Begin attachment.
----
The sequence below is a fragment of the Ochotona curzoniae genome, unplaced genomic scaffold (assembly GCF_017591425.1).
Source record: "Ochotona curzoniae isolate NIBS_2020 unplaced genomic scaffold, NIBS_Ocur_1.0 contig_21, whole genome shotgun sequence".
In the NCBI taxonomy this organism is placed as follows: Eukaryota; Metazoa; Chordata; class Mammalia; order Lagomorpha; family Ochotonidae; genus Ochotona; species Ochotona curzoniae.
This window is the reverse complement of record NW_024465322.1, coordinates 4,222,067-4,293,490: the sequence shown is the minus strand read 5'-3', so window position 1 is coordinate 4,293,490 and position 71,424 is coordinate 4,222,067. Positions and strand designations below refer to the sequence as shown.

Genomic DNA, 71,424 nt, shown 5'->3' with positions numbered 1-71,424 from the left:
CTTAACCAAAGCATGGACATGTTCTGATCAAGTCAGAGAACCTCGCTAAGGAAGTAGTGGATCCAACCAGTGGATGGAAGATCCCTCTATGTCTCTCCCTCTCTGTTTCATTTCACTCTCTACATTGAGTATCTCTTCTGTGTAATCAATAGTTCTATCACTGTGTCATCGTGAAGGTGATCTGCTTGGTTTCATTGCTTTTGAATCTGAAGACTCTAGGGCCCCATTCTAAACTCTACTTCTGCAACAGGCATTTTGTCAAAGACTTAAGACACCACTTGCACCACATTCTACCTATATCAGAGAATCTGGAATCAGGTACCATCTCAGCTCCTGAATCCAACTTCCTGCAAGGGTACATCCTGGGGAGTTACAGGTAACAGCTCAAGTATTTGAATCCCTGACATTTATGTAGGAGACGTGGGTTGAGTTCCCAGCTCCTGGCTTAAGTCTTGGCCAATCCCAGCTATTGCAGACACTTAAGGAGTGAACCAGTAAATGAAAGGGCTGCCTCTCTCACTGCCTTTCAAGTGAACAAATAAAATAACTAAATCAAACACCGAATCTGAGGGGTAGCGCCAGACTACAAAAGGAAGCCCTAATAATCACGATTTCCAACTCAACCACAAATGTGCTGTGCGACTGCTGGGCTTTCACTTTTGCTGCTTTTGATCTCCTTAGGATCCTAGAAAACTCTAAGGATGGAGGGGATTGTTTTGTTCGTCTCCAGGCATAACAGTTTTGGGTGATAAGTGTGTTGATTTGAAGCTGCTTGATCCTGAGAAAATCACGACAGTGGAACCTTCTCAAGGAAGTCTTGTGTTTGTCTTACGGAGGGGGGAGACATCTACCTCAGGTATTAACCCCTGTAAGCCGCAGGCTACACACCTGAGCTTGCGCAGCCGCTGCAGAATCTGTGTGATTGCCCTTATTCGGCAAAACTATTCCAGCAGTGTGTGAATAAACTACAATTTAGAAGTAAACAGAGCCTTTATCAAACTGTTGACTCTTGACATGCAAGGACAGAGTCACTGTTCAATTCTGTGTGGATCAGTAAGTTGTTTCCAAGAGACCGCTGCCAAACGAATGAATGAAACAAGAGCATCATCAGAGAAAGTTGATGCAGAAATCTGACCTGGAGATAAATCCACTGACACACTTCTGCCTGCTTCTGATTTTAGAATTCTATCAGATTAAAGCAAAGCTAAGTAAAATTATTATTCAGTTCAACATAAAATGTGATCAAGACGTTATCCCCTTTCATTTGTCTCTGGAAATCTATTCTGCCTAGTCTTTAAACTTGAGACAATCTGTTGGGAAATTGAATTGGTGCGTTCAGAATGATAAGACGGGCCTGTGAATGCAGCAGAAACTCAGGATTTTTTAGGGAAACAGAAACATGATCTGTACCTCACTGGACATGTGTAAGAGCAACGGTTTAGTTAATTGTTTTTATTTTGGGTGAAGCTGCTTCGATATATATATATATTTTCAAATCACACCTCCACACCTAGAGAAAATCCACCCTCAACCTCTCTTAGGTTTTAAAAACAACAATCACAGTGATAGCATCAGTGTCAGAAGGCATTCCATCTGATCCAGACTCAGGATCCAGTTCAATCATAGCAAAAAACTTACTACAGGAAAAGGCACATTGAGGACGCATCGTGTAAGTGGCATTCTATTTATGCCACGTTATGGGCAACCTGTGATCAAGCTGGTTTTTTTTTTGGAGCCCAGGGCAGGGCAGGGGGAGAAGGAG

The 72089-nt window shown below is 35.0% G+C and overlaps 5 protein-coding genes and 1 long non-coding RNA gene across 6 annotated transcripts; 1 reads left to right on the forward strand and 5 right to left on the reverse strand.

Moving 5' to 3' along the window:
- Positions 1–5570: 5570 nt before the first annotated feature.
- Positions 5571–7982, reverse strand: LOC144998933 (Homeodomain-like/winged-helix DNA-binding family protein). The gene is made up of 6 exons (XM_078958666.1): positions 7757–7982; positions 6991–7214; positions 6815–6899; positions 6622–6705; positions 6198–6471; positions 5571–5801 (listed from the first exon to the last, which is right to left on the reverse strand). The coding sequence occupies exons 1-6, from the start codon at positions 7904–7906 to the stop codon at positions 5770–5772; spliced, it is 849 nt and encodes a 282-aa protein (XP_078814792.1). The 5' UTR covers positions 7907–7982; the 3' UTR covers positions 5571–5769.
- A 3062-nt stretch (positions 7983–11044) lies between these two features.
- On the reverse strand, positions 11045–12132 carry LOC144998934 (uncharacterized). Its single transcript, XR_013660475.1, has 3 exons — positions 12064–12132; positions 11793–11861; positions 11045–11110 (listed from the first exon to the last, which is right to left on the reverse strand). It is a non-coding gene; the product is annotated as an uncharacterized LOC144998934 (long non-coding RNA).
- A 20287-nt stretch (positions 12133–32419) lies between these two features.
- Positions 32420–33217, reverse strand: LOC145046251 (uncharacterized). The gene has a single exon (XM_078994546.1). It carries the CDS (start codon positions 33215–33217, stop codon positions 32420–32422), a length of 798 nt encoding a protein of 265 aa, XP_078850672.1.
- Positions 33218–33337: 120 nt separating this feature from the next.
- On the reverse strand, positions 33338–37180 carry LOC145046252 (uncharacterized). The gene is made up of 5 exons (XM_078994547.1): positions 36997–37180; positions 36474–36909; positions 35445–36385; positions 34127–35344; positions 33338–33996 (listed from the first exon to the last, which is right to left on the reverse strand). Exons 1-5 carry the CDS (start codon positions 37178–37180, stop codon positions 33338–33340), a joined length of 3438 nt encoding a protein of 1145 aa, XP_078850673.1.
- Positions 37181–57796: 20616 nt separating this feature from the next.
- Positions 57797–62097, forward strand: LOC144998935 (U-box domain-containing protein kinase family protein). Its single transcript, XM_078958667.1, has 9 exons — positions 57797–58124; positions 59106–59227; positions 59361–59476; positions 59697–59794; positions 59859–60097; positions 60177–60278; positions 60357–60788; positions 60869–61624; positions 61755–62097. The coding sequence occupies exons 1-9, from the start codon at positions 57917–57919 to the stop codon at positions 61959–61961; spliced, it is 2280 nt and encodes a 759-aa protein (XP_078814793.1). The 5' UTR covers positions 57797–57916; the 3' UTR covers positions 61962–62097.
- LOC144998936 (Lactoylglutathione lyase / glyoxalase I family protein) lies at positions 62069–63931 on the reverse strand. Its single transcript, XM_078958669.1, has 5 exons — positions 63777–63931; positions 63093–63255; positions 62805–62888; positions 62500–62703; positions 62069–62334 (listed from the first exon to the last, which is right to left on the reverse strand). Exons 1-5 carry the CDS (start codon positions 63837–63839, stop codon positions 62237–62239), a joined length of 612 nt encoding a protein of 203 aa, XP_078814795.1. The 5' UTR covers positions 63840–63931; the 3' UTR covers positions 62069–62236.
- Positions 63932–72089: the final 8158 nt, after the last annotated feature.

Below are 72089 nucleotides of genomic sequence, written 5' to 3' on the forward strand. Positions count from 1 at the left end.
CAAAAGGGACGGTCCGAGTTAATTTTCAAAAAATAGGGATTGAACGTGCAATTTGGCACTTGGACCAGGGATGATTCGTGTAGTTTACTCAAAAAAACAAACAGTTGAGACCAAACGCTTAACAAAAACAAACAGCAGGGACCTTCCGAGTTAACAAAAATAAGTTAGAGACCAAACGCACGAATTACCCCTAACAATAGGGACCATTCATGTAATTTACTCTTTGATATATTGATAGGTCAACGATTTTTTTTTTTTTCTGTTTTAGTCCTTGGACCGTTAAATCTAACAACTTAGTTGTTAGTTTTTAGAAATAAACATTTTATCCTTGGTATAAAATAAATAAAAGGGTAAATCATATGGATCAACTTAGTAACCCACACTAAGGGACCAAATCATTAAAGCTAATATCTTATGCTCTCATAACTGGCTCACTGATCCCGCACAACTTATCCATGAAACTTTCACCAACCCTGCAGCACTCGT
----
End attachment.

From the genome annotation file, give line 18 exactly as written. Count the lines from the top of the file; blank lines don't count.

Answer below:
- Positions 57797–62097, forward strand: LOC144998935 (U-box domain-containing protein kinase family protein). Its single transcript, XM_078958667.1, has 9 exons — positions 57797–58124; positions 59106–59227; positions 59361–59476; positions 59697–59794; positions 59859–60097; positions 60177–60278; positions 60357–60788; positions 60869–61624; positions 61755–62097. The coding sequence occupies exons 1-9, from the start codon at positions 57917–57919 to the stop codon at positions 61959–61961; spliced, it is 2280 nt and encodes a 759-aa protein (XP_078814793.1). The 5' UTR covers positions 57797–57916; the 3' UTR covers positions 61962–62097.